“I was lucky enough to be around some successful teams,” Twelvetrees said. “Going away with England and the Lions for a brief time and even in my early days at Leicester, there was a strong culture where winning was integrated into the group and there was even an underlying belief you would win every game.

“It was kind of just bred into you and training was part of that standard and there was a quiet confidence that you could get a result any way you wanted to. Going into an environment at Gloucester when I was a little bit younger, that probably wasn’t the culture.

“I was a little bit taken aback about why it wasn’t, so that is why being in different environments is great. Going away with England, and other things, you cherry pick things about why some things work and why things don’t.

“It sharpens your tools to think about what works and you put your energy into these things and cut some of the bullshit in other stuff. Time is finite in this career, so you want to put your best foot forward physically as well.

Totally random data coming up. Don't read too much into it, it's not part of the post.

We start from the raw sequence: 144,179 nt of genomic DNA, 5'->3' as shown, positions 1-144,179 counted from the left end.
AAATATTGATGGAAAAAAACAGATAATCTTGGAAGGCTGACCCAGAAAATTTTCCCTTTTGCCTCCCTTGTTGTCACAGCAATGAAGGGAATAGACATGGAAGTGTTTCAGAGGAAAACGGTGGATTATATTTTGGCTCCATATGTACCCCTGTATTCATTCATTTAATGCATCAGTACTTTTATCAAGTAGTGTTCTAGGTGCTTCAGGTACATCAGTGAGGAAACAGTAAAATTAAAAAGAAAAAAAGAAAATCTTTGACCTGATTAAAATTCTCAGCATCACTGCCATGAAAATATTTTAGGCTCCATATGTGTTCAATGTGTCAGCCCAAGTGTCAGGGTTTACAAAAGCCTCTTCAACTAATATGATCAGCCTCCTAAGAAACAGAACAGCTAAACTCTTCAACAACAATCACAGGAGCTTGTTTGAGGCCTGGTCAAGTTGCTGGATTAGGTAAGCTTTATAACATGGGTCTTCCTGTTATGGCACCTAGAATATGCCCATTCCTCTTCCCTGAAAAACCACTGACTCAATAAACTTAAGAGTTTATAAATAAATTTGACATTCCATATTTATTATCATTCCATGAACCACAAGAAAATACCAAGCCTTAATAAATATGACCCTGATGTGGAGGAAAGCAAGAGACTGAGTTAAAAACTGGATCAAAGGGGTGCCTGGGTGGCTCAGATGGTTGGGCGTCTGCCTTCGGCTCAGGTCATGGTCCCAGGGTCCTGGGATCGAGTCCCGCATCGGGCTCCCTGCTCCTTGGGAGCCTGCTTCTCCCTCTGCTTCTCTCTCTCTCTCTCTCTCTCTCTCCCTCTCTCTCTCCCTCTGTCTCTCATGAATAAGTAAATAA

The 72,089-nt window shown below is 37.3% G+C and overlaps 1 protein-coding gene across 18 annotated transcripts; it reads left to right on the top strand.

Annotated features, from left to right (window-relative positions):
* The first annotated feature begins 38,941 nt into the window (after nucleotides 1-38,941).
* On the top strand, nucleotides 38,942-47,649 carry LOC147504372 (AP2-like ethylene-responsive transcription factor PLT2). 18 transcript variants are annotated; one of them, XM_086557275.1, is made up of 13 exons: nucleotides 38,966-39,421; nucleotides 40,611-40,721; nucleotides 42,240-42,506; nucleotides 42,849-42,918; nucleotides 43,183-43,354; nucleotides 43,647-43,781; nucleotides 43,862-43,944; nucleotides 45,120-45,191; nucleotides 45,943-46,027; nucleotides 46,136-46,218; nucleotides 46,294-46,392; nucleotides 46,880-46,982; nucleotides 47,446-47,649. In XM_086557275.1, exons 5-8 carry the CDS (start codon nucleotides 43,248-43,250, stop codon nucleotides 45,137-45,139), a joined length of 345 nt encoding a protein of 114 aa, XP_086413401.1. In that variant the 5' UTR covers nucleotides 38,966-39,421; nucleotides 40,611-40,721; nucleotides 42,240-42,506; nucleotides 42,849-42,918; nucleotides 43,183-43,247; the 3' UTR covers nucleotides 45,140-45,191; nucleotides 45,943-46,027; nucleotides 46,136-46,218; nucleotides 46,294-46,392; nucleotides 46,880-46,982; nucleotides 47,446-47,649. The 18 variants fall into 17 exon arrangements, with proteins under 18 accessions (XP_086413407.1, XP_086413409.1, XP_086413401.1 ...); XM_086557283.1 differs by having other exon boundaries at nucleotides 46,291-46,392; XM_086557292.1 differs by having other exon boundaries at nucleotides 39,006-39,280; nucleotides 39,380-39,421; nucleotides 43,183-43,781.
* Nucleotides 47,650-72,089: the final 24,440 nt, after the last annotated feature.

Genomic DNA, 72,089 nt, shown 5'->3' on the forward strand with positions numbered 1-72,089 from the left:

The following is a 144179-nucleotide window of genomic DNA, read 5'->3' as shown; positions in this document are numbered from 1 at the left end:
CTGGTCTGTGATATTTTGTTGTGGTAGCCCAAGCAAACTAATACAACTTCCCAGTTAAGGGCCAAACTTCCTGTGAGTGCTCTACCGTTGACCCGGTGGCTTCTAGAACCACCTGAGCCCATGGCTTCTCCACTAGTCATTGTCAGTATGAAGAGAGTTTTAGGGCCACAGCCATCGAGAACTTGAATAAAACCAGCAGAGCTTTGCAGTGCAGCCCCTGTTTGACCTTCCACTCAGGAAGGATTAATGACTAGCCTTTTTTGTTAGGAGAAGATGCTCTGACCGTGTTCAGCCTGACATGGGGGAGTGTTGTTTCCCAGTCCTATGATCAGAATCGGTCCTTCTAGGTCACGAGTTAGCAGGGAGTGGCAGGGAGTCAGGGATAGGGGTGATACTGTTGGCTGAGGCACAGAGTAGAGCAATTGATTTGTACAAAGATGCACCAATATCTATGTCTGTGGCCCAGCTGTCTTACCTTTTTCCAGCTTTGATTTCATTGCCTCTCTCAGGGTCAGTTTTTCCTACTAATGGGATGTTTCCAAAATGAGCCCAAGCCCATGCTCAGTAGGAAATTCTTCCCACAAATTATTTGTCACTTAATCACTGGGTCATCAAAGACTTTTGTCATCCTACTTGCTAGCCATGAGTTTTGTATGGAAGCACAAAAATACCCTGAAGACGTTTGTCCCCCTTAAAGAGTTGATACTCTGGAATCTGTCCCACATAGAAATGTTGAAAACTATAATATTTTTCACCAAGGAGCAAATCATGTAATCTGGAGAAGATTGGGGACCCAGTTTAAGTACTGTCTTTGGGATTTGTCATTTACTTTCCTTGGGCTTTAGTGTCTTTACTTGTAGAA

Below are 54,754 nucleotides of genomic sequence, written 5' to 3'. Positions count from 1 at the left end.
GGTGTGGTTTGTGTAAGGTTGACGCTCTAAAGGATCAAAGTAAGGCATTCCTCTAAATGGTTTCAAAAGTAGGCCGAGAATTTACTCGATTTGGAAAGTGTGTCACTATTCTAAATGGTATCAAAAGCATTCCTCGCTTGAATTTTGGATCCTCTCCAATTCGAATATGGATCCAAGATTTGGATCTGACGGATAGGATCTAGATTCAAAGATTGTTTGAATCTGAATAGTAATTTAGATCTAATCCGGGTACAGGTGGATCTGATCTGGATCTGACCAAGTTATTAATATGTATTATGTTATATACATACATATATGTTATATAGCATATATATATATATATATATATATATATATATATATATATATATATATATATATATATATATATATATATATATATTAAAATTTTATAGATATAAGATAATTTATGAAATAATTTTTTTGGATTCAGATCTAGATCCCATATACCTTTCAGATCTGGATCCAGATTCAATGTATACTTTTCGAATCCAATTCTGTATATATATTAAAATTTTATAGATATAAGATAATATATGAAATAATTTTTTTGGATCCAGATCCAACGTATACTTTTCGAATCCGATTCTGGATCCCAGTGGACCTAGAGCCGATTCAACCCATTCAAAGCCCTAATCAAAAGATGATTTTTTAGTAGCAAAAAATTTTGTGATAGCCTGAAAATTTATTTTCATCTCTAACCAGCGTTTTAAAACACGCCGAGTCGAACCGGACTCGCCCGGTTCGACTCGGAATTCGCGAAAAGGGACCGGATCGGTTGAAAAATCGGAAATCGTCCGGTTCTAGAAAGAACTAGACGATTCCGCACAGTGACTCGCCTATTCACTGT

“It is where I have ended up seeing it now, luckily. I am in an environment now where we are definitely doing that and it is great to go into work every day. Everyone is desperate to win, and we have got a good belief about what we are doing as well.

“I think that is why there is an underlying frustration within the group that we might have let it [top four] slip because it is now in our hands in a sense. We are at home this weekend, but we have got to hope for another result.”

In playing Saracens, there are some fairly sore memories for Twelvetrees to look back on. One is in that season which Gloucester made the playoffs, the side duly dispatched by the team that would end the campaign as English champions again as they made their way to the final thanks to a 44-19 win over the Cherry and Whites.